Graduate Management Admission Test (GMAT) is one of the major entrance examinations for management courses, especially MBA. The following post takes a quick look at the GMAT exam.
The GMAT Exam is much like a number of other similar competitive exams that a candidate must have gone through before appearing for it. The atmosphere of a GMAT test centre is similar to all other exam halls, one need to carry a minimum of two sharpened pencils and the drill is the same, scratch paper for rough work, clock, proctor, pin-drop silence and so on.
The sections in which the test is divided into are also like any other graduate level aptitude test and comprise of verbal reasoning, quantitative analysis and analytical writing abilities.
Also similar to most competitive exams these days the GMAT Exam is also held online and is computer based. So the test is made adaptive to the candidate's level. Once the candidate puts in a right answer the computer immediately matches it and bumps up the difficulty level of the next question. And for every wrong answer the difficulty level gets slightly eased off. This is a great advantage in comparison to the typical paper-based tests.
There are a number of practice GMAT Tests available for aspiring test takers to help evaluate where they stand in comparison to the thousand other aspirants. But a trend that has been observed is that candidates end up taking more than necessary practice tests. As suggested by the leading academicians in the country, the students should simply take one test before beginning their preparation to evaluate where they stand, then take three more mock tests while in the course of their preparation within 3-8 weeks of it. And right towards the end of their prep the candidate is advised to take only 1 mock test per week.
One must understand that tests are comparable to thermometers; they help to indicate how sick a person is but cannot cure them. Similarly while taking too many practice tests the candidate will not be able to learn more about solving similar questions, the only way to get better at solving them will involve studying.
What to expect in a GMAT Exam?
As discussed earlier the test is completely computer based and the difficulty level of the questions increases based on the candidates capabilities, so the marks will also reflect on similar basis. That is the number of correct answer given for each and every difficult question will reflect a higher score. An important note for students to understand is the fact that the GMAT test is just like any other aptitude test and is targeted to test a candidate's general skills and abilities rather than their managerial skills that they will acquire if they qualify for the program in a suitable college. The main thing that B-schools are looking to evaluate is a student's ability to communicate efficiently and to analyze given data. Basically these are the key skills that are pertinent to being a good manager.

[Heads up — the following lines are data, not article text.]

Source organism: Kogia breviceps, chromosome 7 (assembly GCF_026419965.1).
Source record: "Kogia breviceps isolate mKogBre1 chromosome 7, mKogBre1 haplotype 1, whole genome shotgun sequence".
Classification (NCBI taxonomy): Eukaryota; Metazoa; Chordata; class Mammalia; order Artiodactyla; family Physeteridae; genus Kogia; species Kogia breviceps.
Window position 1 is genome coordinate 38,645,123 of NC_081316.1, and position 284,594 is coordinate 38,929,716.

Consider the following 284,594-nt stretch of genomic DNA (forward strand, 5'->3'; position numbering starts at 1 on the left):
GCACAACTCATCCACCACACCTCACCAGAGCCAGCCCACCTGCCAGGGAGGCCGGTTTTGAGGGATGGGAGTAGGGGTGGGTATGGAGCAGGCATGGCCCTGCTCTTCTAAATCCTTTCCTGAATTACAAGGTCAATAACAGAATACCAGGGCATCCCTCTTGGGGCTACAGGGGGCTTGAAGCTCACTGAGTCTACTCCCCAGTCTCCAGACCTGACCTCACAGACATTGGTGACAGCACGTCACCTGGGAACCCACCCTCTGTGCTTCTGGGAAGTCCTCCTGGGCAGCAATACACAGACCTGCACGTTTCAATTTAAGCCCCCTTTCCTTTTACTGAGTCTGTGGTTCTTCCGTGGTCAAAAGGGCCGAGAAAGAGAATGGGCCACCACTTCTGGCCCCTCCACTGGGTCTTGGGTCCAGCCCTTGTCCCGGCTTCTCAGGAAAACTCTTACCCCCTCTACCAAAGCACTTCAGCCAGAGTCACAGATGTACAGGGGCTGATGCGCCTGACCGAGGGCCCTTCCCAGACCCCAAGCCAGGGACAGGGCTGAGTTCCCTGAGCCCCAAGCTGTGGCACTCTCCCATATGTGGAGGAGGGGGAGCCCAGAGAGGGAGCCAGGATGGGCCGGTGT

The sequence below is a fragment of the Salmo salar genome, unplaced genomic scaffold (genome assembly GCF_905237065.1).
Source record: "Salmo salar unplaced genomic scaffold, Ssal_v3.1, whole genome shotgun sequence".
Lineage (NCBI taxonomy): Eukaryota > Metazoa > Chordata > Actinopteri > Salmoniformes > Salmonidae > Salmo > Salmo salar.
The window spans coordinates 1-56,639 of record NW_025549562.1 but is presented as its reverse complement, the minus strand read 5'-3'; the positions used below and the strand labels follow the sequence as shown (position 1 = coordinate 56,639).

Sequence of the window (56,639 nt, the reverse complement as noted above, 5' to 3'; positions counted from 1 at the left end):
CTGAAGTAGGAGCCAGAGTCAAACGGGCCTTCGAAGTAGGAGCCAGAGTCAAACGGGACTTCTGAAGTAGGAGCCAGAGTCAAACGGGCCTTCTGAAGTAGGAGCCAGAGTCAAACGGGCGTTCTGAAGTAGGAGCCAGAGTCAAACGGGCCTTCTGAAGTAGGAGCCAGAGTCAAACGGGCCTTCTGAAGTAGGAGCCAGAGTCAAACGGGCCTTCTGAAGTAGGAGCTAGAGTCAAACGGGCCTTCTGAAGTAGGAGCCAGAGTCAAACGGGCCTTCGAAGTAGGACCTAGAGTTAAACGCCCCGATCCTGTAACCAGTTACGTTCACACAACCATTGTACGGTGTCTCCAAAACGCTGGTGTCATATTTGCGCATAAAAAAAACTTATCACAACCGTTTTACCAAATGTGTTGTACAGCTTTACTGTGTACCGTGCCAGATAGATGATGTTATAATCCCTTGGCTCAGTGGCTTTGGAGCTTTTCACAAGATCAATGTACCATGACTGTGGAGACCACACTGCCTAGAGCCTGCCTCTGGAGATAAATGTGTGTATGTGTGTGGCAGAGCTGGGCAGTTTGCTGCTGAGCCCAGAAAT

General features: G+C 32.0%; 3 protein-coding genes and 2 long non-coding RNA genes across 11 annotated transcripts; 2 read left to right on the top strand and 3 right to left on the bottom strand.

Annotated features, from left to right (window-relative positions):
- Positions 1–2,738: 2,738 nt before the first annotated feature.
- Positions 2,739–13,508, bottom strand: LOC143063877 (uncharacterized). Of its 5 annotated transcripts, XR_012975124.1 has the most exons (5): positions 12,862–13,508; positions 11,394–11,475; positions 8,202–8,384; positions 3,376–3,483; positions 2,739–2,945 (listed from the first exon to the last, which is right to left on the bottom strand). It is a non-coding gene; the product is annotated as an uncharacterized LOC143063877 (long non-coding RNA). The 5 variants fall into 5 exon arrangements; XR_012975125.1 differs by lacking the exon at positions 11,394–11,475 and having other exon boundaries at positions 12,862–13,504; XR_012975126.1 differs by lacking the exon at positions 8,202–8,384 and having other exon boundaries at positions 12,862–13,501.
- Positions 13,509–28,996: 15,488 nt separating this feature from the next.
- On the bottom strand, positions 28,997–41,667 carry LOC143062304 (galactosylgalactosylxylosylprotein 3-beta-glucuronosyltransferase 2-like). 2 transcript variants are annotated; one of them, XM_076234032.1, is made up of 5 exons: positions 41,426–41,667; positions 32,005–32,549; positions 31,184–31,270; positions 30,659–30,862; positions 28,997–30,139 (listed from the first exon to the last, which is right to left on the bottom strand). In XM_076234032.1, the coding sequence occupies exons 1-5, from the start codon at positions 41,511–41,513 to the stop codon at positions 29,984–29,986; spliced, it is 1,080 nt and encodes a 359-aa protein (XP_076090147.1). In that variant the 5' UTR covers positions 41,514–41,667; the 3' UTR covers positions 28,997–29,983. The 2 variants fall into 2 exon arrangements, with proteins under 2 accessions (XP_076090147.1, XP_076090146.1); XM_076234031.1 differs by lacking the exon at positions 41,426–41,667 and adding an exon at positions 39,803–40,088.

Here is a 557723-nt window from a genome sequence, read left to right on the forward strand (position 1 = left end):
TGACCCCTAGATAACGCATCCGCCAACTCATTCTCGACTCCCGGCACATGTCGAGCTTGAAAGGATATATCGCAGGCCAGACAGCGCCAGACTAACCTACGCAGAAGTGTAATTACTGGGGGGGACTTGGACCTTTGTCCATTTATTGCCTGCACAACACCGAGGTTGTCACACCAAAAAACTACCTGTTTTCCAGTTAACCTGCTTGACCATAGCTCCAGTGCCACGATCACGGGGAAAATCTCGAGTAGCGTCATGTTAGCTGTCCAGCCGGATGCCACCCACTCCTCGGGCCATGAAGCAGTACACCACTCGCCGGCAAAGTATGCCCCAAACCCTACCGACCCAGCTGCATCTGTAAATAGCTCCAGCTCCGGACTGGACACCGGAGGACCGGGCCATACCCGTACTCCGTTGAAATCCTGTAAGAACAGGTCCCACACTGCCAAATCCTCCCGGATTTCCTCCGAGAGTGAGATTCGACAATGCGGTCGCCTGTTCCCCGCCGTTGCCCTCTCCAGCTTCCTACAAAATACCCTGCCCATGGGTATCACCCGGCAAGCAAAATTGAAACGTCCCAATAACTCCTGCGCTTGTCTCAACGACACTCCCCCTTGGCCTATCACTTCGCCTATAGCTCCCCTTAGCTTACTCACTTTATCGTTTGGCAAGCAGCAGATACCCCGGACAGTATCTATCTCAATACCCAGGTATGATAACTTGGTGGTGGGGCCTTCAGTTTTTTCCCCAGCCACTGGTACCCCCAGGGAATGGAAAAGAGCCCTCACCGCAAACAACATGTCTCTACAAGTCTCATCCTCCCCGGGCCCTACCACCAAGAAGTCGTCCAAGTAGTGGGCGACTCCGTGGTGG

GMAT Exam Format
In the test all three sections namely, verbal sections, analytical writing assessment and quantitative section will be included and should be incorporated in ones GMAT review. Except the writing portion all others are present in this version.
The main types of question one can expect are of topics related to mathematics, economics or issues related to human resources.
Here are a few bullet points for effective GMAT test preparation:
- GMAT requires about 2-4 months of preparation time unlike other MBA entrance exams like CAT.
- GMAT takes a writing ability test which helps in evaluating the student's thought process and his/her ability to express themselves effectively.
- With GMAT scores a candidate has the choice to apply in the top B-colleges all over the country and even the top 1 percent and also all the best B-schools abroad.
- The GMAT score remains valid for five whole years.
- GMAT tests are held throughout the year once a month and a person is eligible to take it multiple times (about 5 times) within a year.
The Final Words
The analytical assessment section will contain 2 writing tasks each of half an hour. The verbal assessment portion has a total of 41 multiple choice problems and will require total of 75 minutes. This portion covers three basic areas, sentence correction, critical reasoning and comprehension reading. Finally the quantitative analysis section has a total of 37 MCQs and will require 75 minutes to complete properly. The areas covered in this section include, data sufficiency and problem solving.